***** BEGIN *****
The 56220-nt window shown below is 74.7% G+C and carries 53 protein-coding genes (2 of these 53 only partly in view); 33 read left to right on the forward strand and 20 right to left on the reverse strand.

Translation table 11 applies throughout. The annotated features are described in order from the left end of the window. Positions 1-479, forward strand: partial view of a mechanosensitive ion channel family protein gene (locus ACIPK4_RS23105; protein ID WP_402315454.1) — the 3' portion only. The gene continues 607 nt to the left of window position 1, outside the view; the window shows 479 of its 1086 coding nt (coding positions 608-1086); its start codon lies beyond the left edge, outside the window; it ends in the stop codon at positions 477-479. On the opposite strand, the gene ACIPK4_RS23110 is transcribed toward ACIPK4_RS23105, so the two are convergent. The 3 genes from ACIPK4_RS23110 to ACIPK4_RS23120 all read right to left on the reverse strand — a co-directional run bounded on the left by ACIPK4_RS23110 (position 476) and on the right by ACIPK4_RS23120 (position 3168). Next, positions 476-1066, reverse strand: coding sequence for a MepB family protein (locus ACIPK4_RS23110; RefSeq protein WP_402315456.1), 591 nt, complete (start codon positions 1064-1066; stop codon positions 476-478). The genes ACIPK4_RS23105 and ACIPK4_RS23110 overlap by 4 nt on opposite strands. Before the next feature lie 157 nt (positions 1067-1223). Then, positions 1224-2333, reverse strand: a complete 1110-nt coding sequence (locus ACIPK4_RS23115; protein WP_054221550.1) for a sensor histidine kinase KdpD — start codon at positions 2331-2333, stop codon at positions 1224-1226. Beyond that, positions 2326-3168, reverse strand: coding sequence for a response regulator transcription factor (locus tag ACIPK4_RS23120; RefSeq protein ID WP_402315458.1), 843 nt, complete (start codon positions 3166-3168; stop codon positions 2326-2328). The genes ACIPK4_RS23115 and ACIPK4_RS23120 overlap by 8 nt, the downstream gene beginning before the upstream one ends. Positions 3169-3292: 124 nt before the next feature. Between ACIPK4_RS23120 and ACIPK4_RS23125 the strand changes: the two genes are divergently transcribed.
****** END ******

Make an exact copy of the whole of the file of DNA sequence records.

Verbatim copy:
The 56220-nt window shown below is 74.7% G+C and carries 53 protein-coding genes (2 of these 53 only partly in view); 33 read left to right on the forward strand and 20 right to left on the reverse strand.

Translation table 11 applies throughout. The annotated features are described in order from the left end of the window. Positions 1-479, forward strand: partial view of a mechanosensitive ion channel family protein gene (locus ACIPK4_RS23105; protein ID WP_402315454.1) — the 3' portion only. The gene continues 607 nt to the left of window position 1, outside the view; the window shows 479 of its 1086 coding nt (coding positions 608-1086); its start codon lies beyond the left edge, outside the window; it ends in the stop codon at positions 477-479. On the opposite strand, the gene ACIPK4_RS23110 is transcribed toward ACIPK4_RS23105, so the two are convergent. The 3 genes from ACIPK4_RS23110 to ACIPK4_RS23120 all read right to left on the reverse strand — a co-directional run bounded on the left by ACIPK4_RS23110 (position 476) and on the right by ACIPK4_RS23120 (position 3168). Next, positions 476-1066, reverse strand: coding sequence for a MepB family protein (locus ACIPK4_RS23110; RefSeq protein WP_402315456.1), 591 nt, complete (start codon positions 1064-1066; stop codon positions 476-478). The genes ACIPK4_RS23105 and ACIPK4_RS23110 overlap by 4 nt on opposite strands. Before the next feature lie 157 nt (positions 1067-1223). Then, positions 1224-2333, reverse strand: a complete 1110-nt coding sequence (locus ACIPK4_RS23115; protein WP_054221550.1) for a sensor histidine kinase KdpD — start codon at positions 2331-2333, stop codon at positions 1224-1226. Beyond that, positions 2326-3168, reverse strand: coding sequence for a response regulator transcription factor (locus tag ACIPK4_RS23120; RefSeq protein ID WP_402315458.1), 843 nt, complete (start codon positions 3166-3168; stop codon positions 2326-2328). The genes ACIPK4_RS23115 and ACIPK4_RS23120 overlap by 8 nt, the downstream gene beginning before the upstream one ends. Positions 3169-3292: 124 nt before the next feature. Between ACIPK4_RS23120 and ACIPK4_RS23125 the strand changes: the two genes are divergently transcribed.